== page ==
MF Global: 99 Problems And PwC Warned About None of Them
Update October 31: I’m putting updates over at Forbes.
My latest column is up at American Banker, “Are Cozy Ties Muzzling S&P on MF Global Downgrade?”
You may recall the last time I wrote about MF Global. That story was about the “rogue” trader that cost them $141 million. In the meantime we’ve seen another “rogue” trader scandal and PwC has given MF Global clean opinions on their financial statements and internal controls over financial reporting since the firm went public in mid-2007.
I’m sure PwC thought everything was peachy as recently as this past May when the annual report came out for their year end March 30. Instead we’re seeing another sudden, unexpected, calamitous, black-swan event that no one could have predicted let alone warn investors about.
This video is NSFW. Many will find it offensive. I find it offensive – the dogfighting scene is antithetical to my love for my Rottweiler – but the phrase “99 problems” has entered the popular lexicon as a result of this video. You can’t pick your inspirations…
CNN money just said that PWC and KPMG owned debt in this company. How is this not an independence issue if PWC audited them? Is CNN wrong?
If PwC owned debt in MF Global that would be a big, big problem.
What this probably refers to is that MF Global owed PwC and KPMG fees for professional services. PwC’s audit fee was almost $12 million last year. Maybe KPMG does internal audit or other consulting services. MF Global must have outstanding balances with these firms.
Link to Forbes does not work.
@aflath Fixed. I updated the post there and the URL changed. Thanks.
Grasping for straws. This is not where the problem is.
Hello Ms. Mckenna,
Was going through the blogs on BIG 4 and auditing in general you had posted on this blog. This particular comment of mine might not be relevant to the current post, but is general in nature w.r.t all your other blogs on auditing.
Let me give you a brief about the State of Affairs in India with respect to the field of Auditing and BIG 4 audit firms.
Big 4 audit firms (through their affiliates) have cornered around 75% of the big audit and consulting assignments in India. The positive thing here is that there is 25% still left to mid size firms and independent practitioners like myself, don’t know for how long the same is going to be prevalent because the amount of undercutting for small assignments that the BIG 4 audit firms are doing has increased over the past few years. In a developing country like India, even small and medium sized Companies don’t mind paying the additional fees that a BIG 4 demand, because an attestation from a BIG 4 carries more weight when you go for credit rating, financing or VC funding.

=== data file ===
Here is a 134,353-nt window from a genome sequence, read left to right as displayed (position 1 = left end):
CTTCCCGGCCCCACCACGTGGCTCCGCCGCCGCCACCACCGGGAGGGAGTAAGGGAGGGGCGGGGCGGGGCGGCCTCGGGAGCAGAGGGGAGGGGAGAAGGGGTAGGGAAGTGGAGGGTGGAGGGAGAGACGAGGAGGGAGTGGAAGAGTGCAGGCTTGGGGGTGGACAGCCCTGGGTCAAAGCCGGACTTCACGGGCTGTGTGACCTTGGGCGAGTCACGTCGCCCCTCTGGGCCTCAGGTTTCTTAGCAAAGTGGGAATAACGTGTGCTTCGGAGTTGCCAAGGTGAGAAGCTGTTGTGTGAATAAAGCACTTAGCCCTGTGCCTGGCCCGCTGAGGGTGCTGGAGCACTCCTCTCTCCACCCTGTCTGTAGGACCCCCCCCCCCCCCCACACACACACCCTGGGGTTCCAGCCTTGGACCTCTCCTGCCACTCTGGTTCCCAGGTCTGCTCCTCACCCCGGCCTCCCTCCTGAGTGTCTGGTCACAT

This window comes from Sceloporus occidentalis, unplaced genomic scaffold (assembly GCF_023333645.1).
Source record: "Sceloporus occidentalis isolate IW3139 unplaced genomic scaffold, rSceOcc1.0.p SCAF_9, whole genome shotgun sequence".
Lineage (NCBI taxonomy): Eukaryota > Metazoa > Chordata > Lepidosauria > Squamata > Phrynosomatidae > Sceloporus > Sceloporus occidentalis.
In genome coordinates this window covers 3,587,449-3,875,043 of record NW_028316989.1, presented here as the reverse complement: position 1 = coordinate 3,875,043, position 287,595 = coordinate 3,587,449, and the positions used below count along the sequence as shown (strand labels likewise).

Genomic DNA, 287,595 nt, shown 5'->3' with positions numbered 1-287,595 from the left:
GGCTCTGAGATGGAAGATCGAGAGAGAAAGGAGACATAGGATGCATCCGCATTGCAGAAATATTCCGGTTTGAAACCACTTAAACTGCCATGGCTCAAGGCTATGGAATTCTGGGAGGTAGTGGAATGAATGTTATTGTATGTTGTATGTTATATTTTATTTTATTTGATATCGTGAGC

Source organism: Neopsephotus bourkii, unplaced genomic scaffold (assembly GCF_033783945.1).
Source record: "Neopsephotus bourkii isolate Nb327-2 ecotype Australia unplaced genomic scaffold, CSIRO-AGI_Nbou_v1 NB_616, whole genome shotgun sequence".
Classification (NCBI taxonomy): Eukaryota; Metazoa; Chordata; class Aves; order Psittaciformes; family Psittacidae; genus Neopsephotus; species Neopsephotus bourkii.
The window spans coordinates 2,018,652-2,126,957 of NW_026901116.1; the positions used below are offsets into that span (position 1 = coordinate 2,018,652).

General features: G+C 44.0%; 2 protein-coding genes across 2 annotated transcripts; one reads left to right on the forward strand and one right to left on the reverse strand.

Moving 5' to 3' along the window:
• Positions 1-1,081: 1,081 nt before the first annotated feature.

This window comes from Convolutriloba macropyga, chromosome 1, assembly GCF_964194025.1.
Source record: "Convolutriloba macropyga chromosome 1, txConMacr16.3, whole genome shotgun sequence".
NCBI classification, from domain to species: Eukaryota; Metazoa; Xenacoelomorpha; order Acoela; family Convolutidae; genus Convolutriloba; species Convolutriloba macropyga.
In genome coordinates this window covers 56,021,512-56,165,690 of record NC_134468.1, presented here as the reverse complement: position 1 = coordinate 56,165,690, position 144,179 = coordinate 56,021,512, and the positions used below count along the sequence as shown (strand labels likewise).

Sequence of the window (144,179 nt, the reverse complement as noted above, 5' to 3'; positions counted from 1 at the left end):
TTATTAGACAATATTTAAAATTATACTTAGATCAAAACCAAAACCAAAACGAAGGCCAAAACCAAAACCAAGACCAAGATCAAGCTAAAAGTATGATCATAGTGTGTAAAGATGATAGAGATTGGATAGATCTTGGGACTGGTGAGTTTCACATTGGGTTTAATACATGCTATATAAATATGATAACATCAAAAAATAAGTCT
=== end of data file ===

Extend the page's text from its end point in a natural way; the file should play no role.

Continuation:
The alarming trend here is that, when it is a small assignment it is the junior most of staff who are deputed to the assignment with time constraints. Such restrictions lead to a shoddy job, where the partners before signing look at time spent, cost of the assignment rather than the issues.
Satyam is one off case, where the authorities in your country have initiated action against a BIG 4 affiliate firm in India. It is sad to say but innumerable cases of Companies going bust in India after a clean report by BIG 4 have been ignored and no action taken against them (Ex: Global Trust Bank (GTB), Subiksha). It may surprise you that the authorities in India and the governing body for Chartered Accountants in India (ICAI) is yet to take any concrete action against PwC India in the Satyam or the GTB case.
I think as in your country the Committee of the oversight body of CA’s in India (ICAI) is predominantly dominated by partners of the BIG 4 audit firms, who are reluctant to take any concrete action against their own brethren.
Few small suggestions on what can be done to avoid such gross negligence on the part of auditors and equal distribution of work in all countries
– Have a process of selection of firms by devising certain eligibility criteria (experience, manpower, qualified manpower, support staff etc).
– All big companies (criteria based on Share Capital, Turnover, Market Cap etc) to come into a pool.
– The big companies to choose their auditors from the pool of firms;
– The big companies necessarily needs to have a set of two or more auditors doing a joint attestation of all financial statements;
– The joint auditors of the Company to shuffle different areas of work between themselves after a certain period of time;
– the firm/firms doing attestation services should not be doing any other consultancy work;
– limit to be set on number of big company audits that each of these firms can do attestation or joint attestation in a year (say 50 big companies, 100 medium sized companies etc);
– compulsory rotation of firms doing attestation services once every 8 to 10 years by the Company;
The above system of joint auditors with shuffling of areas of work will instill some amount of work discipline in each area being audited by the individual auditor. The fear of connivance of the auditor with the management in a fraud being found out or the fear of a shoddy job being noticed by the other joint auditor when they will be doing the particular area after a few years will instill a certain amount of discipline.
I know framing such a policy is a tedious task for the lawmakers and regulators in all countries. The same will be subject to a lot of opposition and lobbying from the BIG4, but I guess it is high time somebody belled the cat.
Thanks so much for your thorough and thoughtful comments.